After establishing that exogenous osteopontin increased experimental metastasis formation, we asked whether this action was integrin-mediated. It is well established that the tripeptide RGD is an essential integrin recognition site. Thus, to address this question, we replaced aspartic acid with glutamic acid (Asp→Glu) in the RGD motif of recombinant osteopontin (GST-osteopontin-RGE mutant protein) and treated human melanoma and osteosarcoma cells with it as we did with wild-type GST-osteopontin. Mutant GST-osteopontin-RGE treatment did not increase tumor metastasis to the lungs of either cell line (P < .001 for each) relative to tumor cells that were treated with vehicle only (Fig. 2D,E; and data not shown). This effect was reflected in the actuarial survival of the tumor-bearing mice. Indeed, mice that received osteosarcoma cells preincubated with wild-type osteopontin had a greatly reduced actuarial survival relative to mice that received cells preincubated with mutant osteopontin-RGE (Fig. 2F).

Enhancement of Experimental Metastasis Is Specific for Osteopontin

Because RGD is present in other adhesive extracellular proteins that bind to αv integrins, it is possible that the prometastatic effect of osteopontin might merely represent a nonspecific effect of any RGD motif in circulating proteins. To exclude this possibility, we compared the effects of 2 RGD-containing, circulating control proteins (fibronectin and fibrinogen) with the effects of osteopontin on experimental metastasis. Neither of these RGD-containing circulating proteins had detectable effects on lung colonization of C8161 melanoma cells (Fig. 3A). Finally, to analyze the role of soluble RGD-containing synthetic peptides in experimental metastasis formation, we also treated melanoma cells with the ‘classic’ linear RGD peptide (sequence GRGDSP20, 21) or with the double-cyclic RGD-4C peptide (sequence ACDCRGDCFCG), which binds selectively to αv integrins.22-26 In contrast to osteopontin, treatment with RGD synthetic peptides was associated only with a mild inhibitory effect on lung colonization (Fig. 3B). These data indicate that the osteopontin-mediated enhancement of experimental metastasis is relatively broad to different tumor cells but is specific to osteopontin.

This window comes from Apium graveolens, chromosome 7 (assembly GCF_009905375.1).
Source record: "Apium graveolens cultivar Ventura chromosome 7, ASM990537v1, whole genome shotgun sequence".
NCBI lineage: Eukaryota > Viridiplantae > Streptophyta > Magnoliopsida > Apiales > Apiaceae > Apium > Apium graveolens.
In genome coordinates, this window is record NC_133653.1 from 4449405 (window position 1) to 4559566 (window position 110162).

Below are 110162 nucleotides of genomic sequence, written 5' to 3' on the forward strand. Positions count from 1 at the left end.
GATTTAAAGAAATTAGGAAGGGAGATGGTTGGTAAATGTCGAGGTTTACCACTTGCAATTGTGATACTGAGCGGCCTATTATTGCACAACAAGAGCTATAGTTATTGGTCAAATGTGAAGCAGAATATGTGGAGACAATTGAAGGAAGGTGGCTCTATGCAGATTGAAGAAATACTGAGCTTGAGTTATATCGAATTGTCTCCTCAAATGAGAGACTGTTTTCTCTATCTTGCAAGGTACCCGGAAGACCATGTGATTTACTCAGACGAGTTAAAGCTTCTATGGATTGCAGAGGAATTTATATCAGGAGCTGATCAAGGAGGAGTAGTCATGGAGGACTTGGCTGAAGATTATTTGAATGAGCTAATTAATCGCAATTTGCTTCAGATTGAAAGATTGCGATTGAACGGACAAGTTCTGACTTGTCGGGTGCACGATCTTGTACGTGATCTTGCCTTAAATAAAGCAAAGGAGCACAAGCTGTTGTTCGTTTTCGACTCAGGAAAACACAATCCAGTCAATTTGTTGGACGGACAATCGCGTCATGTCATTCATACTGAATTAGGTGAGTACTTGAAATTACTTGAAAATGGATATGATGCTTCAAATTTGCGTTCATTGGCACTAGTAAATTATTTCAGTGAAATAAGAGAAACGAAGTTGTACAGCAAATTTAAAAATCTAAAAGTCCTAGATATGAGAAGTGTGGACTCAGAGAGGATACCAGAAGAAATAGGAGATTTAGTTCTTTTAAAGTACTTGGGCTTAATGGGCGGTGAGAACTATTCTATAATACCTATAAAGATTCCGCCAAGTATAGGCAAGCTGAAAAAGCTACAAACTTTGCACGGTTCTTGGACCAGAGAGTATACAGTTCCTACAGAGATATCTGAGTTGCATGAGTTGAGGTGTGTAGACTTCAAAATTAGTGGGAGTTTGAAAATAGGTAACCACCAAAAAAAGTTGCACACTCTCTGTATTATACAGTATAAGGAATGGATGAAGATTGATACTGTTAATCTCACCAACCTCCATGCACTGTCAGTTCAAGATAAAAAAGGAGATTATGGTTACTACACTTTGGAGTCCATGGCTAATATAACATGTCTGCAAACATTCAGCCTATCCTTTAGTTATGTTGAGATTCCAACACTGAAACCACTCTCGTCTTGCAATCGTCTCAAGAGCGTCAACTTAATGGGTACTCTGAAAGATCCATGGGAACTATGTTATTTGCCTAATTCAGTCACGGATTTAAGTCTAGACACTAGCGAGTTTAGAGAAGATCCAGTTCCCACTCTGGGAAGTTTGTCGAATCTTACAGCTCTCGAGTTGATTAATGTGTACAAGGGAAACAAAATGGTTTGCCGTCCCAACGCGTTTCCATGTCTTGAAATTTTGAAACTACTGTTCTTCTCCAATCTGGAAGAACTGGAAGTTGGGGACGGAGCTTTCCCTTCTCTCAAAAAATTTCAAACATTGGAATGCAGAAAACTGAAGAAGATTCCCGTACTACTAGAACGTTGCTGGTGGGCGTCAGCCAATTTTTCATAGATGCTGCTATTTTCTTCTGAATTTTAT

Figure 3.

The arginine-glycine-aspartic acid (RGD)-dependent, prometastatic effect is specific for osteopontin (OPN). (A) C8161 melanoma cells were preincubated for 10 minutes in fibrinogen and fibronectin, both of which contain the integrin-binding RGD motif, or in glutathione S-transferase (GST)-OPN. Treatment with GST-OPN significantly increased metastasis formation compared with fibrinogen (P < .05; asterisks) and fibronectin (P < .05). The average normal lung weight (0.175 g) is indicated by the line. (B) In a similar experiment, mice received C8161 melanoma cells treated with Dulbecco modified Eagle medium (DMEM), 1 mM linear glycine-arginine-glycine-aspartic acid-serine-proline Gly-Arg-Gly-Asp-Ser-Pro (GRGDSP) peptide, 1 mM double-cyclic RGD-4C peptide, or GST-OPN. The cohort that received cells treated with GST-OPN exhibited a significant increase in lung metastasis relative to the other groups (P < .001). Bars indicate mean ± standard deviation.

Soluble Osteopontin Modulates the Actin Cytoskeleton of Tumor Cells